How to survive a wild animal attack? How to survive in the wild? There are many rules out there explaining how to behave in emergency situations. But are all of them really that effective?
We at Bright Side have found out that some of those survival tips are actually myths that are not only useless but also potentially dangerous.
If you’re bitten by a snake, you need to suck the position out 0:26
If you get lost in the forest, you need to find some food 0:56
A lean-to is a great shelter from bad weather 1:22
The fluid in a cactus can save you from dying of thirst 1:43
If you encounter a bear on the trail, play dead 2:05
If an animal eats something, you can eat it, too 2:29
Moss grows on the north side of a tree 2:48
If someone gets hypothermia, put them into a hot tub 3:03
If a shark attacks you, you should punch it in its nose 3:30
– Snake venom enters the bloodstream extremely quickly, and it doesn’t accumulate at the bitten area. Trying to suck it out is ineffective! The better solution is to get to the hospital as quickly as possible.
– A healthy person can live without food for quite a long time: up to 6 weeks. Your first priority is actually to find a source of safe drinking water and build a shelter where you can hide from extreme weather.
– Before you get started on a suitable shelter, you should assess your surroundings and weather conditions. You need a shelter that can protect you from the wind, rain, or scorching sun.
– Most of the time, cacti are poisonous. Drinking their fluid will make you sick, causing you to vomit up precious liquid and leaving you more dehydrated.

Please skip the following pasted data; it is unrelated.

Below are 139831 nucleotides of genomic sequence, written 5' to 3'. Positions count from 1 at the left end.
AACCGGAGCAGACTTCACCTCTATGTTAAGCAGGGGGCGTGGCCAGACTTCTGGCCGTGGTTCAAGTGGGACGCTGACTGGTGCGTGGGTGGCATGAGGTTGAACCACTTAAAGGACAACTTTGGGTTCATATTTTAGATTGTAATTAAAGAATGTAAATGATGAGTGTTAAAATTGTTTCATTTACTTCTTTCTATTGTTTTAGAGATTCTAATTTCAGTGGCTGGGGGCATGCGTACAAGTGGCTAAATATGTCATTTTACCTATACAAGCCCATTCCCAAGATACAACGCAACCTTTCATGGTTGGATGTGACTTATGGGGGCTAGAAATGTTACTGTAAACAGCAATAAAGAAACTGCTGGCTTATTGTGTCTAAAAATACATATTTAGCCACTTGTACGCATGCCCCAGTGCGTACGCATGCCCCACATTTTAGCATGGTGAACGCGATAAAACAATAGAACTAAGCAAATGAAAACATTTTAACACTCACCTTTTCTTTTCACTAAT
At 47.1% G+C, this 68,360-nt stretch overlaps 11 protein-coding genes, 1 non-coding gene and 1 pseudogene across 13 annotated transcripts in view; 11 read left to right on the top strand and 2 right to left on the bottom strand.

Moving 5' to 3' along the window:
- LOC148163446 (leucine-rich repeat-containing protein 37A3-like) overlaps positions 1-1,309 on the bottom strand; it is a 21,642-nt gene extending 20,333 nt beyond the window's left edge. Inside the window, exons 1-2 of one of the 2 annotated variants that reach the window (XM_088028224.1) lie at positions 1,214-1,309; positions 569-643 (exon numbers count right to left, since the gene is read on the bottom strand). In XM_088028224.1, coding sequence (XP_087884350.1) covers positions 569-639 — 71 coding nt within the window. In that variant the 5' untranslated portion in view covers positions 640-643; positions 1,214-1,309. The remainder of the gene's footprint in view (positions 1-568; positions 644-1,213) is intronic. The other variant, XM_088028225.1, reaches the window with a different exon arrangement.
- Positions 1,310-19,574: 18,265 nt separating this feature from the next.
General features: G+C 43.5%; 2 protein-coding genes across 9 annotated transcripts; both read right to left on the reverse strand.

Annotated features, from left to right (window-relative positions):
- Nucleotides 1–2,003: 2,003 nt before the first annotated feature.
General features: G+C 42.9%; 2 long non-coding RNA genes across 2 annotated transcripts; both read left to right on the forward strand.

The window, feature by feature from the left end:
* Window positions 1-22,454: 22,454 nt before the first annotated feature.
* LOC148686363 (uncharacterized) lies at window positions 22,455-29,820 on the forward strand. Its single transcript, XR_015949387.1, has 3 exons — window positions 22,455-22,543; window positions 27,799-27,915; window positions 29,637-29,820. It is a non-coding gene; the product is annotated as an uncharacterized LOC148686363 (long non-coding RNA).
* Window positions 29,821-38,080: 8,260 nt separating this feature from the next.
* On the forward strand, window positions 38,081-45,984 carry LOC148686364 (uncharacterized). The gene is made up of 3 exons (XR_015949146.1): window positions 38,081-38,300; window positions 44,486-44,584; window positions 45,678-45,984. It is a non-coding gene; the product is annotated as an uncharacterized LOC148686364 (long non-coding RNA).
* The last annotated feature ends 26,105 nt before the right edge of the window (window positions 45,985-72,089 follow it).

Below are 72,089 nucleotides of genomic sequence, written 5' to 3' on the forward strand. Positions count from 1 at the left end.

– If you suddenly see a bear, stop and back away slowly, keeping a close eye on the bear. Also, keep your distance! This will show the bear that you don’t have any pretensions of its territory.
– Some berries and mushrooms that are deadly to humans aren’t poisonous to many animals and birds. So you can eat only those berries and mushrooms you can accurately identify as edible species without a doubt.
– Moss can grow on all sides of a tree – it depends on environmental conditions. Don’t rely on this popular myth while trying to find your way out of the forest, or you will get lost.
– Never rub the frostbitten areas because this may cause further tissue damage. You also shouldn’t use hot water or a heating lamp to warm the victim. Instead, you should warm the person’s core up gradually in order not to cause shock to their body.
– Eyes and gills of the shark are much more vulnerable. Also, try to put a solid object between you and the animal – for example, a diving mask or swim board.
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